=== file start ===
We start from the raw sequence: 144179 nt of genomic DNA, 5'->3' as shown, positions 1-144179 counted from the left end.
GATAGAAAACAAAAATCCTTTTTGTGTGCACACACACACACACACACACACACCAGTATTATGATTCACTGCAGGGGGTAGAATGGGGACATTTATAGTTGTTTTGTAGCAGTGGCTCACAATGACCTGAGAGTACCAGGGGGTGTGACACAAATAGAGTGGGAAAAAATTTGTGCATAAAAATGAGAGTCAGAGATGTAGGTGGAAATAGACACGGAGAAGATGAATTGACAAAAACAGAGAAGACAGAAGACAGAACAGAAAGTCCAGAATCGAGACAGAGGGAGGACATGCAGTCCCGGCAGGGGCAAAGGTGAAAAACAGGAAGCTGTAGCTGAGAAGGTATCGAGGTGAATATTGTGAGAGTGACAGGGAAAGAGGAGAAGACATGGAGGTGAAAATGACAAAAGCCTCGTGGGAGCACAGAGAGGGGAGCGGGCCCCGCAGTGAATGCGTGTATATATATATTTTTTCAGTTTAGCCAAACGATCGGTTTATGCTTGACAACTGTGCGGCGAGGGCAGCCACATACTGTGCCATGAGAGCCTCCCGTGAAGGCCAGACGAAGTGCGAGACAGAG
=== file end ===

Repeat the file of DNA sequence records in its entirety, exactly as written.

We start from the raw sequence: 144179 nt of genomic DNA, 5'->3' as shown, positions 1-144179 counted from the left end.
GATAGAAAACAAAAATCCTTTTTGTGTGCACACACACACACACACACACACACCAGTATTATGATTCACTGCAGGGGGTAGAATGGGGACATTTATAGTTGTTTTGTAGCAGTGGCTCACAATGACCTGAGAGTACCAGGGGGTGTGACACAAATAGAGTGGGAAAAAATTTGTGCATAAAAATGAGAGTCAGAGATGTAGGTGGAAATAGACACGGAGAAGATGAATTGACAAAAACAGAGAAGACAGAAGACAGAACAGAAAGTCCAGAATCGAGACAGAGGGAGGACATGCAGTCCCGGCAGGGGCAAAGGTGAAAAACAGGAAGCTGTAGCTGAGAAGGTATCGAGGTGAATATTGTGAGAGTGACAGGGAAAGAGGAGAAGACATGGAGGTGAAAATGACAAAAGCCTCGTGGGAGCACAGAGAGGGGAGCGGGCCCCGCAGTGAATGCGTGTATATATATATTTTTTCAGTTTAGCCAAACGATCGGTTTATGCTTGACAACTGTGCGGCGAGGGCAGCCACATACTGTGCCATGAGAGCCTCCCGTGAAGGCCAGACGAAGTGCGAGACAGAG